A very common misnomer about equitable distribution is that it means 50/50, but that is not true. Generally, there are three steps to equitable distribution: (1) Identifying and characterizing each asset as martial or separate; (2) Valuing each item that is martial, and; (3) distributing all divisible assets equitably or equally, or, in the alternative, ordering monetary award from one spouse to another to adjust their financial positions in accordance with the court’s decision.
Categorizing property can be complicated. Generally property owned prior to the marriage is not considered martial property. However, that can change. If both spouses reside in the house and contribute to the mortgage, a portion or all of the property can change into martial property. The same applies with rental property. Say a spouse owns houses he/she rented out prior to the marriage. If the spouse has no active role in managing the property, and just accepts a check from a property manger, that rental property will likely continue to be non-martial property. However, if the spouse regularly performs repairs and maintenance on the rental properties, actively participates in getting it rented out, or partakes in an active role for management, the property can become martial property.
The issues of which property is martial property and which is separate property is one of the more disputed issues in property division. Remember, property includes both assets and liabilities. If property is deemed separate, it will go to the person whose property it is. In general, separate property is property acquired by a person before the marriage, by gifts, or inheritances. Student loans are frequently separate debts but can be community and in some instances are treated as a hybrid of community and separate debt. Proof that something was a gift is often circumstantial and harder to prove. If an item is significant enough and disputed, this requires a deeper analysis and tracing of financial records.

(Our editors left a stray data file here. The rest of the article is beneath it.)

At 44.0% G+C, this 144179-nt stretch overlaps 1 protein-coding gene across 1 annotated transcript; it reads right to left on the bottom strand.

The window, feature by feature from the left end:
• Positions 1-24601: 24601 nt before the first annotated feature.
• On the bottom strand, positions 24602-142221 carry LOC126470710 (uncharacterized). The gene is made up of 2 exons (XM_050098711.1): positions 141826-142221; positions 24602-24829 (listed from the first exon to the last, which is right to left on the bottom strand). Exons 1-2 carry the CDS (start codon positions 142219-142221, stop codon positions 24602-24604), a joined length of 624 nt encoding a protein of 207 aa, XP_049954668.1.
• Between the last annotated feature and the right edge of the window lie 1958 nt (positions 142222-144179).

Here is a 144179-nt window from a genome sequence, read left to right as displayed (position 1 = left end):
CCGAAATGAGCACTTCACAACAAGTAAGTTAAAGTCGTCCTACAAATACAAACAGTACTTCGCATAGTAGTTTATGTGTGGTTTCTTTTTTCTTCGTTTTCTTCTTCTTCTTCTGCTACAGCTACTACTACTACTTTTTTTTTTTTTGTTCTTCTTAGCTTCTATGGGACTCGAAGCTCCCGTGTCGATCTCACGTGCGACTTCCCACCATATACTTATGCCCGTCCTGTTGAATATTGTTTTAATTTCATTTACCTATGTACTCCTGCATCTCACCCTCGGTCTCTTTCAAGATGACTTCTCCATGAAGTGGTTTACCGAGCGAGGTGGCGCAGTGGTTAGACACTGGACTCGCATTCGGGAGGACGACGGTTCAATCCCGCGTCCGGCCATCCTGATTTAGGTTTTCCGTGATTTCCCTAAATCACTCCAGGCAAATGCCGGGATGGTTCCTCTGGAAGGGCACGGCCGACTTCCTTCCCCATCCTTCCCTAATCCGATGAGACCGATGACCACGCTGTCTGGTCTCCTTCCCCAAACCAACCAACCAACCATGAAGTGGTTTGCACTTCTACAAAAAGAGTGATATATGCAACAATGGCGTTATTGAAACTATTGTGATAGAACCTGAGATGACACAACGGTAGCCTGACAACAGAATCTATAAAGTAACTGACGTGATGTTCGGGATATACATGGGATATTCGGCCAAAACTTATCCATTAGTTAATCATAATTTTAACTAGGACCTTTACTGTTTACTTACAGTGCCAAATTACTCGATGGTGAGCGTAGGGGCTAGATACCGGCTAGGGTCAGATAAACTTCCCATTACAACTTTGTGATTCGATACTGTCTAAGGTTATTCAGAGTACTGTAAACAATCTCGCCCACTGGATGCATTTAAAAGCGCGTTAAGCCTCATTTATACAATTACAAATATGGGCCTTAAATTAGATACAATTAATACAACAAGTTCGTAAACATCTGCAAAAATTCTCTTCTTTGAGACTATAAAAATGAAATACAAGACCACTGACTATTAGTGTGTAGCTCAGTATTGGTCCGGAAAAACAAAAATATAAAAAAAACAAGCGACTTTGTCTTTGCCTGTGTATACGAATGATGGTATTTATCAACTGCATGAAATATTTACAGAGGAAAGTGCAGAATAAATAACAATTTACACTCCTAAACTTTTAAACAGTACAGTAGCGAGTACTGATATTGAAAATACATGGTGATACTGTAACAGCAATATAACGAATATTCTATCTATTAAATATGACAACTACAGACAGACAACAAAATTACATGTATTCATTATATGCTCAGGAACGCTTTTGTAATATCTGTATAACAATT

Value of the property can also be heavily disputed. Property can be sentimental to one party who places a high value on it, while the other party places “market value”. This can make determining the value very difficult. It is important to have an attorney who can help you work through these issues.
There are times that a court may find that 50/50 is not fair. However, this is based on statutory factors and involves a case-by-case analysis.
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A party can ask for equitable distribution any time prior to the divorce being finalized. It is important to have someone who can help you through the complex maze of when assets are martial and non-martial and ensuring fair distribution. Contact us now to schedule your free consultation at 919-591-2240 or send us an email by clicking on the button below.